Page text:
By T. J. Dunn, Jr., DVM
It's a radiator, a water-lapper, a healer of wounds, a food conveyor, a register of tastes, a texture sensor, and a wet equivalent of a dog's handshake. A dog's tongue has more responsibilities than any other part of the dog anatomy -- excluding the brain. And oddly enough, for all its duties and actions, it is one of the most maintenance free structures of all the dog's body parts!
Let's take a look at this unique structure and see what we can discover.
On a recent photo shoot with one of my dog trainer/hunter friends, I exposed four rolls of film while he put this three black labs through some off-season training. When I placed the slides on the viewer I was curiously struck by how many action shots captured the charging subjects with their long, flexible tongues literally flopping out there in the breeze. (I'm talking about the dogs here, not the trainer!)
Almost every photo displayed the dog's tongue completely extended with mouth open wide, fully exposing the airway to the onrushing breeze. After seeing these photos, I was amazed that in my busy small animal practice I wasn't seeing more than just occasional tongue injuries.
With that fleshy, vascular flag waving around, frequent injuries should be expected -- but in 25 years of practice in an area pleasantly infested with hunting dogs, tongue problems are just not very common.
Nevertheless, it has happened more than a few times that I would get a frantic call at home from a hunter wanting to rush his gun dog in because "she's bleeding from the mouth like a stuck pig!" So I'd rush in to the animal hospital expecting to perform some heroic surgery only to find the bleeding had stopped and the owner apologetic about all the fuss. Upon examining the mouth, I'd find one or more lacerations -- sometimes not very substantial at all -- that had clotted and nicely sealed.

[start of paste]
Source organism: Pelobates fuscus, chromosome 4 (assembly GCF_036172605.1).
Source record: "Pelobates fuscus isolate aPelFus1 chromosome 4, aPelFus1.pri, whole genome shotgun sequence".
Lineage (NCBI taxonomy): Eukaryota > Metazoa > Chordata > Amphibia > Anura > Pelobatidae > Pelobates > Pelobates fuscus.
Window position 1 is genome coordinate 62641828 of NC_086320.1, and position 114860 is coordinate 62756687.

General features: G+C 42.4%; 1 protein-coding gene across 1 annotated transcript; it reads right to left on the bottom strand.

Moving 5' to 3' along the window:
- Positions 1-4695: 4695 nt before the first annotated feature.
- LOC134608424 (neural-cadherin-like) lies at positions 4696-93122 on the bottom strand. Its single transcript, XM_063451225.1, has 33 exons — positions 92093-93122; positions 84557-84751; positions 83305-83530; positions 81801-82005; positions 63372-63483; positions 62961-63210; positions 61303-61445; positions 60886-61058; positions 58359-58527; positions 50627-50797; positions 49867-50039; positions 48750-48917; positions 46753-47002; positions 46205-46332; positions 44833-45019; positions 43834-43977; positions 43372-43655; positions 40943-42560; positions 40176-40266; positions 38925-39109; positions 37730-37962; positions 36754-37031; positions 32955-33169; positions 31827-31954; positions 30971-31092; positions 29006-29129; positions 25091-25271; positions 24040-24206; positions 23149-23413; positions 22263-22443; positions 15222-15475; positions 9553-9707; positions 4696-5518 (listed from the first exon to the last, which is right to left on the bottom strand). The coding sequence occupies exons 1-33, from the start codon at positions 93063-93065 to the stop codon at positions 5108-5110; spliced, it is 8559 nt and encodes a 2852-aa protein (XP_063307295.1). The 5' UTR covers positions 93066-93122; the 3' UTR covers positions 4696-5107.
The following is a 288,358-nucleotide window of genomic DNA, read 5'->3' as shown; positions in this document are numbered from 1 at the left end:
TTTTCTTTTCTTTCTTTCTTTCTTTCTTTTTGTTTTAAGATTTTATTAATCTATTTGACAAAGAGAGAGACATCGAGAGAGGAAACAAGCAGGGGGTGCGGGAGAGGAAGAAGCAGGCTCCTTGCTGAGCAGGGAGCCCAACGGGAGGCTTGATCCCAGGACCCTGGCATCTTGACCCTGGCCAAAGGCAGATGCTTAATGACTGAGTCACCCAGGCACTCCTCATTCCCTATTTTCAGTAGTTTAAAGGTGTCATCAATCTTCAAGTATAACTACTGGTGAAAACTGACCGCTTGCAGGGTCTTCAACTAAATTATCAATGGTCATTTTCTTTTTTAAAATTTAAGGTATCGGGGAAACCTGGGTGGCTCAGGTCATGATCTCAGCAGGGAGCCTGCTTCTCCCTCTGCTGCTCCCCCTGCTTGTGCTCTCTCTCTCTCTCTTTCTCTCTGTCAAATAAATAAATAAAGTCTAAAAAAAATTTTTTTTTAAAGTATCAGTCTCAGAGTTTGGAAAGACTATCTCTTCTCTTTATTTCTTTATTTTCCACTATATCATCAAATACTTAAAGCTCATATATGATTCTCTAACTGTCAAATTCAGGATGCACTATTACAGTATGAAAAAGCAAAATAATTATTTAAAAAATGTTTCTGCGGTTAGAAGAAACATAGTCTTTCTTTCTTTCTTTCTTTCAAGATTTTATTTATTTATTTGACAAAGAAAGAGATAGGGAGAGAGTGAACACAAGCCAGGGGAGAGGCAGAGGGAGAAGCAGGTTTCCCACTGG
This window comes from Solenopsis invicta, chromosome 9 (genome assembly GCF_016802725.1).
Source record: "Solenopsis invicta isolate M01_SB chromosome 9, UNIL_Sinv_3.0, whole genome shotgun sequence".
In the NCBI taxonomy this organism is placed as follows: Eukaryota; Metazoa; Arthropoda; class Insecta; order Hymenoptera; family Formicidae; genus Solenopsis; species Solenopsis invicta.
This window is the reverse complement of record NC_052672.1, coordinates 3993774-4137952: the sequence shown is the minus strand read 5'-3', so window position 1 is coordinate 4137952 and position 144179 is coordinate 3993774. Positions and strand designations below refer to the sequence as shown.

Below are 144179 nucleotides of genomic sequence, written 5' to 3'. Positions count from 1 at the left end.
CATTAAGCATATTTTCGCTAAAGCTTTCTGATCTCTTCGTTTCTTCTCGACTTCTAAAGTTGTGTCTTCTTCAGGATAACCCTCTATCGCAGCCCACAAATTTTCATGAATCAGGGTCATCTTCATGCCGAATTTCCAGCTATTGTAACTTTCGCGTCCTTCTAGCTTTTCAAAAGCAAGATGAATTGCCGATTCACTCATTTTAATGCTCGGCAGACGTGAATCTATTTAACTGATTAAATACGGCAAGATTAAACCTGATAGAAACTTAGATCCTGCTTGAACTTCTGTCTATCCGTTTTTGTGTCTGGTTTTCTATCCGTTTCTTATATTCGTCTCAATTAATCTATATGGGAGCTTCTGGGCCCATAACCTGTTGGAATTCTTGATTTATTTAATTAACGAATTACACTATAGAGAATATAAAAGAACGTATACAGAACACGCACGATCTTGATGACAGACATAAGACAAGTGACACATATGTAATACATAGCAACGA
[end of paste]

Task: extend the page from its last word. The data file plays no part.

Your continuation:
"Keep her quiet today - turn her loose again tomorrow," I'd say to the relieved owner.
What has happened in this situation is that at the time of the injury, whether the tongue was traumatized by thorns or accidentally pierced by a tooth, barbed wire or other sharp object, the tongue was expanded and engorged with blood.
A major source of heat loss for the exercising dog, the tongue's rich supply of blood vessels all dilate, causing the tongue to swell and extend. Even a tiny puncture at this time will reward the insult with a flow of crimson. And a deep cut can produce some truly scary amounts of blood.
When the owner sees blood "all over the place" the hunt stops, the dog cools off, the blood vessels constrict turning down the flow to normal and the tongue shrinks back to a resting state -- perfect condition for clotting to occur.
So, if you find yourself out in the field or marsh and your canine companion cuts his tongue -- stop the activity, cool the dog down with a short swim and allow a few seconds of a cool drink of water; and consider a trip to the vet if your judgment tells you the bleeding is pretty significant. And don't allow the dog to continue to drink!
All that tongue activity required to lap up the water will only delay the clotting. Plus, if some anesthesia and suturing is required, it is preferable to operate on a patient that has an empty stomach rather than to risk anesthesia-induced vomiting in an unconscious patient.
Examining the Tongue's Anatomy
Essentially the tongue is an elongated muscular organ with the top surface covered with specialized epithelium. Its responsibilities include responding to taste, touch, pain, and aiding in heat dissipation.
When I began researching this article, I quizzed myself and was able to recall only three muscle groups interacting with the tongue. Well, the faithful Miller's Anatomy of the Dog describes no less than eight pairs of muscles whose job it is to control the tongue's activities. They have intimidating Latin names such as genioglossus vertical and oblique, hyoepiglottis, and sternohyoideus.
That band of tissue directly under the tongue holding it down. . . that's called the frenulum; you've got a frenulum too, only not quite so well developed.
And something you don't have that the dog does -- feel just under the tip of the dog's tongue running from front to back along the midline, you'll find a firm cartilaginous, almost bony structure. That's called a lyssa. This little device was considered in ancient times to be a cure for various ailments including rabies!
Gosh, medicine has come a long way, hasn't it? Modern medicine has progressed to the point where we at this time don't even have a clue as to what the lyssa is for!
TASTE: In addition to directing the dog to eat rotten garbage and to be repulsed at the taste of woodcock, the canine tongue is capable of discerning sensations of salt, sweet and sour. The sensation of sour is dispersed somewhat evenly over the top of the tongue, salt along the lateral edges and rear of the tongue and sweet along the edges and front of the tongue. Dogs have a finely tuned ability to taste water, and that trick is performed only by the tip of the tongue.